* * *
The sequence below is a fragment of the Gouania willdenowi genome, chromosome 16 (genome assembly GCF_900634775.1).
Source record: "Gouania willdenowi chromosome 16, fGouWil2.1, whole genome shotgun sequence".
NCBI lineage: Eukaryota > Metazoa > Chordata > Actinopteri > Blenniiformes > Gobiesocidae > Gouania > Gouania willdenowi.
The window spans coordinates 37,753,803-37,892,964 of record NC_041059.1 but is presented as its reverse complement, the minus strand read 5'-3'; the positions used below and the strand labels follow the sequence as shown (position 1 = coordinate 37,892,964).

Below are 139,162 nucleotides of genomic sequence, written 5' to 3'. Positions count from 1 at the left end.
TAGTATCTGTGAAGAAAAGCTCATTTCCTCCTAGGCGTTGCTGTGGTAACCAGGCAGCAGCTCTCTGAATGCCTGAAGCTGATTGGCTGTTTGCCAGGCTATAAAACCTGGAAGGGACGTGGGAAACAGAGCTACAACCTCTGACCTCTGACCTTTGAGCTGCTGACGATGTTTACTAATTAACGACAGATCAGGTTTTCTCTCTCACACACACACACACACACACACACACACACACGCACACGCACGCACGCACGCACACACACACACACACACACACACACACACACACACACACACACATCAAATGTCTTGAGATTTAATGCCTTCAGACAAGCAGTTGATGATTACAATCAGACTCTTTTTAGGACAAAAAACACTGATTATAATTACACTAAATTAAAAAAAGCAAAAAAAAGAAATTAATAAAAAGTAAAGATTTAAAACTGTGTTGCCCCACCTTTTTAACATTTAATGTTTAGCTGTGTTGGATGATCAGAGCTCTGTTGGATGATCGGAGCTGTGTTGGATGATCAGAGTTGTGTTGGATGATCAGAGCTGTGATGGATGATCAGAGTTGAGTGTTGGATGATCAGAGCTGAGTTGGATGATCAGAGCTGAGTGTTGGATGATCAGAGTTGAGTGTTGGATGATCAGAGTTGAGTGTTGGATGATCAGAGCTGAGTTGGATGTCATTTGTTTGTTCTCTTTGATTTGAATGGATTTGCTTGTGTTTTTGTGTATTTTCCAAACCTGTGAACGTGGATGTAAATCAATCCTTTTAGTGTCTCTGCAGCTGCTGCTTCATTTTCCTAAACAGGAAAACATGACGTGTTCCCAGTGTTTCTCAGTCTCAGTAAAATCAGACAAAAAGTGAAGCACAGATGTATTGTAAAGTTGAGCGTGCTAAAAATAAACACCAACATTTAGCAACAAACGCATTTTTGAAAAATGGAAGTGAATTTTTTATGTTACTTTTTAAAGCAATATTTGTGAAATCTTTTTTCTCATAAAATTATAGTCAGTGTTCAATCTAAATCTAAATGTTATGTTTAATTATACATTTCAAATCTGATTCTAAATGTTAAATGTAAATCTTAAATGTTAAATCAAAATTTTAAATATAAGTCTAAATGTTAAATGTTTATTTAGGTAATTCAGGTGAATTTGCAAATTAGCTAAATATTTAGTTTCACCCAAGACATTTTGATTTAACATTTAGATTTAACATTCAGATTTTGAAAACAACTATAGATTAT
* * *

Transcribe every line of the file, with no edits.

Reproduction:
The sequence below is a fragment of the Gouania willdenowi genome, chromosome 16 (genome assembly GCF_900634775.1).
Source record: "Gouania willdenowi chromosome 16, fGouWil2.1, whole genome shotgun sequence".
NCBI lineage: Eukaryota > Metazoa > Chordata > Actinopteri > Blenniiformes > Gobiesocidae > Gouania > Gouania willdenowi.
The window spans coordinates 37,753,803-37,892,964 of record NC_041059.1 but is presented as its reverse complement, the minus strand read 5'-3'; the positions used below and the strand labels follow the sequence as shown (position 1 = coordinate 37,892,964).

Below are 139,162 nucleotides of genomic sequence, written 5' to 3'. Positions count from 1 at the left end.
TAGTATCTGTGAAGAAAAGCTCATTTCCTCCTAGGCGTTGCTGTGGTAACCAGGCAGCAGCTCTCTGAATGCCTGAAGCTGATTGGCTGTTTGCCAGGCTATAAAACCTGGAAGGGACGTGGGAAACAGAGCTACAACCTCTGACCTCTGACCTTTGAGCTGCTGACGATGTTTACTAATTAACGACAGATCAGGTTTTCTCTCTCACACACACACACACACACACACACACACACACGCACACGCACGCACGCACGCACACACACACACACACACACACACACACACACACACACACACACATCAAATGTCTTGAGATTTAATGCCTTCAGACAAGCAGTTGATGATTACAATCAGACTCTTTTTAGGACAAAAAACACTGATTATAATTACACTAAATTAAAAAAAGCAAAAAAAAGAAATTAATAAAAAGTAAAGATTTAAAACTGTGTTGCCCCACCTTTTTAACATTTAATGTTTAGCTGTGTTGGATGATCAGAGCTCTGTTGGATGATCGGAGCTGTGTTGGATGATCAGAGTTGTGTTGGATGATCAGAGCTGTGATGGATGATCAGAGTTGAGTGTTGGATGATCAGAGCTGAGTTGGATGATCAGAGCTGAGTGTTGGATGATCAGAGTTGAGTGTTGGATGATCAGAGTTGAGTGTTGGATGATCAGAGCTGAGTTGGATGTCATTTGTTTGTTCTCTTTGATTTGAATGGATTTGCTTGTGTTTTTGTGTATTTTCCAAACCTGTGAACGTGGATGTAAATCAATCCTTTTAGTGTCTCTGCAGCTGCTGCTTCATTTTCCTAAACAGGAAAACATGACGTGTTCCCAGTGTTTCTCAGTCTCAGTAAAATCAGACAAAAAGTGAAGCACAGATGTATTGTAAAGTTGAGCGTGCTAAAAATAAACACCAACATTTAGCAACAAACGCATTTTTGAAAAATGGAAGTGAATTTTTTATGTTACTTTTTAAAGCAATATTTGTGAAATCTTTTTTCTCATAAAATTATAGTCAGTGTTCAATCTAAATCTAAATGTTATGTTTAATTATACATTTCAAATCTGATTCTAAATGTTAAATGTAAATCTTAAATGTTAAATCAAAATTTTAAATATAAGTCTAAATGTTAAATGTTTATTTAGGTAATTCAGGTGAATTTGCAAATTAGCTAAATATTTAGTTTCACCCAAGACATTTTGATTTAACATTTAGATTTAACATTCAGATTTTGAAAACAACTATAGATTAT